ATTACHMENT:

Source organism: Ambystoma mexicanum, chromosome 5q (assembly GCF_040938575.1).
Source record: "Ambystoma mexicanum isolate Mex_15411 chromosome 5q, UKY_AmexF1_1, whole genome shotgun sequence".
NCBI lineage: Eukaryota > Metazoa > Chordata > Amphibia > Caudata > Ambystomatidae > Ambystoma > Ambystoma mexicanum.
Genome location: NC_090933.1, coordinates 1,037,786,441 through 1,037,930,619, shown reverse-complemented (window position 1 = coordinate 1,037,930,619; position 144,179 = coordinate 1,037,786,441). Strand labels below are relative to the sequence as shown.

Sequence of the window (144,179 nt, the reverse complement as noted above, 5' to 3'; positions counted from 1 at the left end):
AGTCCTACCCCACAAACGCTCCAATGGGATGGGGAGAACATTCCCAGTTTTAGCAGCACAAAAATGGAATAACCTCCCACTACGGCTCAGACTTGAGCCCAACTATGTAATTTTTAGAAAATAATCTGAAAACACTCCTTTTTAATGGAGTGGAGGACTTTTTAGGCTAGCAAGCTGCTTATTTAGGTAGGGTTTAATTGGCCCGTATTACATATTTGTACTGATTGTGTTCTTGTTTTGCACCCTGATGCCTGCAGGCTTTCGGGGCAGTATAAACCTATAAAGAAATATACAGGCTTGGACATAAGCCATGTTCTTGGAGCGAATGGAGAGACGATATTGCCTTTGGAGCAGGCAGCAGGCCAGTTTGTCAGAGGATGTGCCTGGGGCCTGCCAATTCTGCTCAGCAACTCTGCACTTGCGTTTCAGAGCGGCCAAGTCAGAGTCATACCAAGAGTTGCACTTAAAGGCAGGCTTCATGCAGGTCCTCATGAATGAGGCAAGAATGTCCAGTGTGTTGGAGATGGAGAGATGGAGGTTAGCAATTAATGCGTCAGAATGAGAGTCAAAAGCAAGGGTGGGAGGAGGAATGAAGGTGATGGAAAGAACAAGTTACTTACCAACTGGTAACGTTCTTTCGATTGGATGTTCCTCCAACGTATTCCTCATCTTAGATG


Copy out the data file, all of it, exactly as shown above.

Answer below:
Source organism: Ambystoma mexicanum, chromosome 5q (assembly GCF_040938575.1).
Source record: "Ambystoma mexicanum isolate Mex_15411 chromosome 5q, UKY_AmexF1_1, whole genome shotgun sequence".
NCBI lineage: Eukaryota > Metazoa > Chordata > Amphibia > Caudata > Ambystomatidae > Ambystoma > Ambystoma mexicanum.
Genome location: NC_090933.1, coordinates 1,037,786,441 through 1,037,930,619, shown reverse-complemented (window position 1 = coordinate 1,037,930,619; position 144,179 = coordinate 1,037,786,441). Strand labels below are relative to the sequence as shown.

Sequence of the window (144,179 nt, the reverse complement as noted above, 5' to 3'; positions counted from 1 at the left end):
AGTCCTACCCCACAAACGCTCCAATGGGATGGGGAGAACATTCCCAGTTTTAGCAGCACAAAAATGGAATAACCTCCCACTACGGCTCAGACTTGAGCCCAACTATGTAATTTTTAGAAAATAATCTGAAAACACTCCTTTTTAATGGAGTGGAGGACTTTTTAGGCTAGCAAGCTGCTTATTTAGGTAGGGTTTAATTGGCCCGTATTACATATTTGTACTGATTGTGTTCTTGTTTTGCACCCTGATGCCTGCAGGCTTTCGGGGCAGTATAAACCTATAAAGAAATATACAGGCTTGGACATAAGCCATGTTCTTGGAGCGAATGGAGAGACGATATTGCCTTTGGAGCAGGCAGCAGGCCAGTTTGTCAGAGGATGTGCCTGGGGCCTGCCAATTCTGCTCAGCAACTCTGCACTTGCGTTTCAGAGCGGCCAAGTCAGAGTCATACCAAGAGTTGCACTTAAAGGCAGGCTTCATGCAGGTCCTCATGAATGAGGCAAGAATGTCCAGTGTGTTGGAGATGGAGAGATGGAGGTTAGCAATTAATGCGTCAGAATGAGAGTCAAAAGCAAGGGTGGGAGGAGGAATGAAGGTGATGGAAAGAACAAGTTACTTACCAACTGGTAACGTTCTTTCGATTGGATGTTCCTCCAACGTATTCCTCATCTTAGATG